Core Provisions: The House passed its version of a comprehensive health care reform bill on November 7, 2009 by a party-line vote of 220-215, with all but one Republican member of the House, Anh “Joseph” Cao of Louisiana, voting against the measure.
The bill contains a number of provisions that affect employers. Employers must offer employees and their families health care coverage pursuant to an established employer health care plan or other qualified plan. If the employee accepts the offer of coverage, the employer is obligated to make timely contributions to fund the coverage. As an alternative to directly insuring employees, the bill also establishes a Health Insurance Exchange that will allow small employers with 25 or fewer employers access to various coverage options for their employees from public and private insurers. Within three years of the bill becoming law, employers with 100 or fewer employees would have access to the Health Insurance Exchange, and, over time, the bill would grant larger employers access to the Exchange.
With respect to full-time individual employees, employers must cover a minimum of 72.5 percent of the applicable premium of the lowest cost plan offered by the employer. With respect to family coverage, employers must cover a minimum of 65 percent of the applicable premium of the lowest cost plan offered by the employer. Part-time employees must be covered proportionately based on their average weekly hours compared to the minimum weekly hours of a full-time employee.
While employers are required to offer employees coverage, beginning in the second year following the bill becoming law, if an employee declines the offer but otherwise obtains coverage through the Exchange, the employer is required to make a timely contribution to the Exchange in an amount equal to 8 percent of the average wages paid to the employee during the period of enrollment, but not in excess of the minimum employer coverage requirements discussed above. Small employers are required to contribute lower percentage amounts to the Exchange in these instances, with the smallest employers (those with annual payrolls lower than $500,000) completely exempt from the Exchange contribution requirement.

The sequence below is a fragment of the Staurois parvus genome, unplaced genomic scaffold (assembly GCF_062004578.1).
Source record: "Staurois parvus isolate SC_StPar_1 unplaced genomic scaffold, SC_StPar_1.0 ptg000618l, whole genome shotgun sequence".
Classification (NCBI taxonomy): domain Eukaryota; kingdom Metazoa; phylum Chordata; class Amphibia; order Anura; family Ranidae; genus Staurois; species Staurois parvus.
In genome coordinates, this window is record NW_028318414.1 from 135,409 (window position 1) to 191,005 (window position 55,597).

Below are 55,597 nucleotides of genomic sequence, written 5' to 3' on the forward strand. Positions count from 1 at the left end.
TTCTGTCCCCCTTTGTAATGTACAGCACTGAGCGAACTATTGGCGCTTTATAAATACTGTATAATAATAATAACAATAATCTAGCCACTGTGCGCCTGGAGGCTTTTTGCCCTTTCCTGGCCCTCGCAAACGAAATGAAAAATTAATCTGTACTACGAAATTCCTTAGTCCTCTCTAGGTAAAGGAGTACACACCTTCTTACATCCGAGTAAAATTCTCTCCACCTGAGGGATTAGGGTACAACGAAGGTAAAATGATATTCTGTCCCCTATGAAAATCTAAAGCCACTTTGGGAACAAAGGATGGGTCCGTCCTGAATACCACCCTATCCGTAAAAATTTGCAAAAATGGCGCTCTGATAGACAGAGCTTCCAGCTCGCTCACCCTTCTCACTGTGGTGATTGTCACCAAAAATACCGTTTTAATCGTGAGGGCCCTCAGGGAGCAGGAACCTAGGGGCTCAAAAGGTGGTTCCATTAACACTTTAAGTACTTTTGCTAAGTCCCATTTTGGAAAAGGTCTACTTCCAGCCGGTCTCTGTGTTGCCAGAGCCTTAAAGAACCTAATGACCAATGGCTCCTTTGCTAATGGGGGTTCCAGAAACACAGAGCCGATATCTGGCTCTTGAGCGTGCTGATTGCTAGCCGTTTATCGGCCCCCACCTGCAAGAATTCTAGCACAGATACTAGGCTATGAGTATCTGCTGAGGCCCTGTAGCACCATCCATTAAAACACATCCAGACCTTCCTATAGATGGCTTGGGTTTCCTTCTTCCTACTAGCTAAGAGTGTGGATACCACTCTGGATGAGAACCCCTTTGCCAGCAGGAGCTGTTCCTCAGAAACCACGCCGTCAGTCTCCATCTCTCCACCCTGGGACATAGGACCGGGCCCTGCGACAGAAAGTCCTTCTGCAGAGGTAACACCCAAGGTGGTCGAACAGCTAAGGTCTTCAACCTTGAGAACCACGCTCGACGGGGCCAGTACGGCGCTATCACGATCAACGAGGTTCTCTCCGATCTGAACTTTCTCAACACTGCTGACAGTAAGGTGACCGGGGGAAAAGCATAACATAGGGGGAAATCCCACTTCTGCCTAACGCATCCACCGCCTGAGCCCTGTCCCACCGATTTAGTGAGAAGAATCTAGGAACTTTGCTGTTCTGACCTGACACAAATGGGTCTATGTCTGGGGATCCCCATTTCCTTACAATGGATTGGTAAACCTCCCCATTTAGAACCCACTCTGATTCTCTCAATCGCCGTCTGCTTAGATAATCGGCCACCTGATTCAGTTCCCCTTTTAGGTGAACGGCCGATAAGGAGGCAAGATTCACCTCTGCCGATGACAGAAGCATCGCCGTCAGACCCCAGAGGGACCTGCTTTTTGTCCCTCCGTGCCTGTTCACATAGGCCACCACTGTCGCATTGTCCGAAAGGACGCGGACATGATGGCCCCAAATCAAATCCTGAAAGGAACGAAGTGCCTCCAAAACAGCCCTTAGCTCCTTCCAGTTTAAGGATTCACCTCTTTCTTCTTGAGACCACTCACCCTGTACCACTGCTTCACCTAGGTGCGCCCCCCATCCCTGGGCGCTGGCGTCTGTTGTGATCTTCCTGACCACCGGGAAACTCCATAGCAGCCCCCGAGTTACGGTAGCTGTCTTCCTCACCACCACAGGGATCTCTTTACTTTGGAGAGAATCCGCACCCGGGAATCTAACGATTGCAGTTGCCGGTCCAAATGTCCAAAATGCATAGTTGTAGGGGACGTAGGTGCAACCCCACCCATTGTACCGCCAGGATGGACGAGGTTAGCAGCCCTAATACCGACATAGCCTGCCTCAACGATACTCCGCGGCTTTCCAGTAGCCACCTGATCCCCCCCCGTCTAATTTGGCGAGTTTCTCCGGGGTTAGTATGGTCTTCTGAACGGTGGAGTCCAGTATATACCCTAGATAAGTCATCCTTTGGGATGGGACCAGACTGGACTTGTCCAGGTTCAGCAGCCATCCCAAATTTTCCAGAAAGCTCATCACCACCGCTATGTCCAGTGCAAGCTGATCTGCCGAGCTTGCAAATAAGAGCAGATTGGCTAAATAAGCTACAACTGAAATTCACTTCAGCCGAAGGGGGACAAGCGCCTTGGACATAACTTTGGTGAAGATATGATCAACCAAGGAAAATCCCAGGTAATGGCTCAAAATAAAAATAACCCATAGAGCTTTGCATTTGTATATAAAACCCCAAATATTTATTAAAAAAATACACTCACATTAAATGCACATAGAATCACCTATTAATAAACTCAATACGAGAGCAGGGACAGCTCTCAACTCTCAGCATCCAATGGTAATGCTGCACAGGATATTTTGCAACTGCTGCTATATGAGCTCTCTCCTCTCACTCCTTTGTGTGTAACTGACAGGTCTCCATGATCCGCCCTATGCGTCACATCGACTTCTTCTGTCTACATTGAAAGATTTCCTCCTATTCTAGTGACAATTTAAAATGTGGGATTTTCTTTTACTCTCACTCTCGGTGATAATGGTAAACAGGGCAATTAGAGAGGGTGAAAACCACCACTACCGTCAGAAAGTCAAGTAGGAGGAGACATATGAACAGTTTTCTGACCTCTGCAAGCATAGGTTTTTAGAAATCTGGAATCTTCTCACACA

Employers participating in the health care coverage system created by the bill that fail to comply with the coverage requirements with respect to any covered employee will be taxed $100 per day (per affected employee) until the employer meets its coverage requirements. Employers have the option of declining to participate in the health care coverage system created by the bill, but must pay an excise tax of 8 percent of the annual wages paid to its employees. Small employers that elect not to participate will incur a lower excise tax, with the smallest employers (those with annual payrolls lower than $500,000) completely exempt from the excise tax.
H.R. 3962 differs notably in a number of respects from the health care reform bill approved by the Senate Finance Committee on October 13, 2009. Perhaps most significantly, H.R. 3962 mandates that employers offer coverage to employees or alternatively, if eligible, contribute to the Health Insurance Exchange on behalf of employees. Unlike H.R. 3962, the Senate Finance Committee’s bill contains no direct requirement that employers offer coverage in the near future. The Senate Finance Committee’s bill eventually imposes penalties for failing to offer employees coverage, but does not do so until July 1, 2013. At that time, employers with more than 50 employees that do not offer health insurance coverage would be required to reimburse the government for tax credits and subsidies provided to employees who purchase individual health insurance coverage. As discussed, H.R. 3962 in contrast imposes a direct excise tax on most employers’ payrolls for failure to offer coverage.
Status: Rep. Dingell (D-MI) introduced the bill to the full House on October 29, 2009. The House passed the bill by a vote of 220-215 on November 7, 2009. The bill will now move to the Senate for consideration.